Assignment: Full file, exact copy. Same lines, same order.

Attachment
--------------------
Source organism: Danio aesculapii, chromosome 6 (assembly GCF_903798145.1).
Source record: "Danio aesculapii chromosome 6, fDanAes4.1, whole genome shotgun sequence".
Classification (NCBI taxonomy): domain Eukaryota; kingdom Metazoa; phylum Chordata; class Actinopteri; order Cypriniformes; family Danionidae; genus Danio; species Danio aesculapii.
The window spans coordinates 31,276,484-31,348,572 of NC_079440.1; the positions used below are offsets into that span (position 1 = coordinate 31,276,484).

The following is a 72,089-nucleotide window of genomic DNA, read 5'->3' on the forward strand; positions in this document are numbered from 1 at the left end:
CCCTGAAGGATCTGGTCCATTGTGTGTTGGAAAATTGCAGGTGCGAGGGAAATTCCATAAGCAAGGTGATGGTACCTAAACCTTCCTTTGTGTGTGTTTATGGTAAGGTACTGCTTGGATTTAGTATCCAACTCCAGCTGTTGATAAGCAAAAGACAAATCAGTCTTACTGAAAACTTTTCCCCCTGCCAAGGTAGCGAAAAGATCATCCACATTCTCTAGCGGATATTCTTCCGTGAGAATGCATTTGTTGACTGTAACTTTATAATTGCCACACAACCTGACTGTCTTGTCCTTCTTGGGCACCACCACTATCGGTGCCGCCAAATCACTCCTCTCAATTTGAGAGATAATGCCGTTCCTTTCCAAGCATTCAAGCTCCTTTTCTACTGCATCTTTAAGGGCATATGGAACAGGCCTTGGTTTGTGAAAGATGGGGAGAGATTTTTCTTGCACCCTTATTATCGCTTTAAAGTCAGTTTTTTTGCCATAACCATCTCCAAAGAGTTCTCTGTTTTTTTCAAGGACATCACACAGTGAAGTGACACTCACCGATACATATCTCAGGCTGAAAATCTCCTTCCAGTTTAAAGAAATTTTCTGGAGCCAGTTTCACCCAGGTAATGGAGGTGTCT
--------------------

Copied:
Source organism: Danio aesculapii, chromosome 6 (assembly GCF_903798145.1).
Source record: "Danio aesculapii chromosome 6, fDanAes4.1, whole genome shotgun sequence".
Classification (NCBI taxonomy): domain Eukaryota; kingdom Metazoa; phylum Chordata; class Actinopteri; order Cypriniformes; family Danionidae; genus Danio; species Danio aesculapii.
The window spans coordinates 31,276,484-31,348,572 of NC_079440.1; the positions used below are offsets into that span (position 1 = coordinate 31,276,484).

The following is a 72,089-nucleotide window of genomic DNA, read 5'->3' on the forward strand; positions in this document are numbered from 1 at the left end:
CCCTGAAGGATCTGGTCCATTGTGTGTTGGAAAATTGCAGGTGCGAGGGAAATTCCATAAGCAAGGTGATGGTACCTAAACCTTCCTTTGTGTGTGTTTATGGTAAGGTACTGCTTGGATTTAGTATCCAACTCCAGCTGTTGATAAGCAAAAGACAAATCAGTCTTACTGAAAACTTTTCCCCCTGCCAAGGTAGCGAAAAGATCATCCACATTCTCTAGCGGATATTCTTCCGTGAGAATGCATTTGTTGACTGTAACTTTATAATTGCCACACAACCTGACTGTCTTGTCCTTCTTGGGCACCACCACTATCGGTGCCGCCAAATCACTCCTCTCAATTTGAGAGATAATGCCGTTCCTTTCCAAGCATTCAAGCTCCTTTTCTACTGCATCTTTAAGGGCATATGGAACAGGCCTTGGTTTGTGAAAGATGGGGAGAGATTTTTCTTGCACCCTTATTATCGCTTTAAAGTCAGTTTTTTTGCCATAACCATCTCCAAAGAGTTCTCTGTTTTTTTCAAGGACATCACACAGTGAAGTGACACTCACCGATACATATCTCAGGCTGAAAATCTCCTTCCAGTTTAAAGAAATTTTCTGGAGCCAGTTTCACCCAGGTAATGGAGGTGTCT